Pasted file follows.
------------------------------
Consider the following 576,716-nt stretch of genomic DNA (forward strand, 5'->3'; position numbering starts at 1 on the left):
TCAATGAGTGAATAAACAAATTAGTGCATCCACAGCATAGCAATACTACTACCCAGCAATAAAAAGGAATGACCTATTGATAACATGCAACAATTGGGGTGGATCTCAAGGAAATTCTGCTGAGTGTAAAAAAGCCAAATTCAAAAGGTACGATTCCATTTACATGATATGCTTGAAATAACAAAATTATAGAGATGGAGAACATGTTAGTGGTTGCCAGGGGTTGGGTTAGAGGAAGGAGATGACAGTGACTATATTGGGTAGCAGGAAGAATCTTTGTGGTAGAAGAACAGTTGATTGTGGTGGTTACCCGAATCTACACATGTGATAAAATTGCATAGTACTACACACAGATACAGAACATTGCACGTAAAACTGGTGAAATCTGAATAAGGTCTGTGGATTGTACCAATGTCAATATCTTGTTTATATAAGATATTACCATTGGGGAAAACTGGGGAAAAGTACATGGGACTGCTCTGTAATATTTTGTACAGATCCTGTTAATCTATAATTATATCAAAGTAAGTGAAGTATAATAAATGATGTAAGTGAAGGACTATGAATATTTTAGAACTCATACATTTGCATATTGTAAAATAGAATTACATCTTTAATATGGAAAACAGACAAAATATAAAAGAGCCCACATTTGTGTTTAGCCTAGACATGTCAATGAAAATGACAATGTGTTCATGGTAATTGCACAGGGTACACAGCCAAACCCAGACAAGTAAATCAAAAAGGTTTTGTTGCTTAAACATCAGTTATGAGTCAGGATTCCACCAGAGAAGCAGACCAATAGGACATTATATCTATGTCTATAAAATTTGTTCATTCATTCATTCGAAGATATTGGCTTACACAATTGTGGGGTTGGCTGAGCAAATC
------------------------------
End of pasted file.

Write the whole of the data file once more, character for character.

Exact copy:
Consider the following 576,716-nt stretch of genomic DNA (forward strand, 5'->3'; position numbering starts at 1 on the left):
TCAATGAGTGAATAAACAAATTAGTGCATCCACAGCATAGCAATACTACTACCCAGCAATAAAAAGGAATGACCTATTGATAACATGCAACAATTGGGGTGGATCTCAAGGAAATTCTGCTGAGTGTAAAAAAGCCAAATTCAAAAGGTACGATTCCATTTACATGATATGCTTGAAATAACAAAATTATAGAGATGGAGAACATGTTAGTGGTTGCCAGGGGTTGGGTTAGAGGAAGGAGATGACAGTGACTATATTGGGTAGCAGGAAGAATCTTTGTGGTAGAAGAACAGTTGATTGTGGTGGTTACCCGAATCTACACATGTGATAAAATTGCATAGTACTACACACAGATACAGAACATTGCACGTAAAACTGGTGAAATCTGAATAAGGTCTGTGGATTGTACCAATGTCAATATCTTGTTTATATAAGATATTACCATTGGGGAAAACTGGGGAAAAGTACATGGGACTGCTCTGTAATATTTTGTACAGATCCTGTTAATCTATAATTATATCAAAGTAAGTGAAGTATAATAAATGATGTAAGTGAAGGACTATGAATATTTTAGAACTCATACATTTGCATATTGTAAAATAGAATTACATCTTTAATATGGAAAACAGACAAAATATAAAAGAGCCCACATTTGTGTTTAGCCTAGACATGTCAATGAAAATGACAATGTGTTCATGGTAATTGCACAGGGTACACAGCCAAACCCAGACAAGTAAATCAAAAAGGTTTTGTTGCTTAAACATCAGTTATGAGTCAGGATTCCACCAGAGAAGCAGACCAATAGGACATTATATCTATGTCTATAAAATTTGTTCATTCATTCATTCGAAGATATTGGCTTACACAATTGTGGGGTTGGCTGAGCAAATC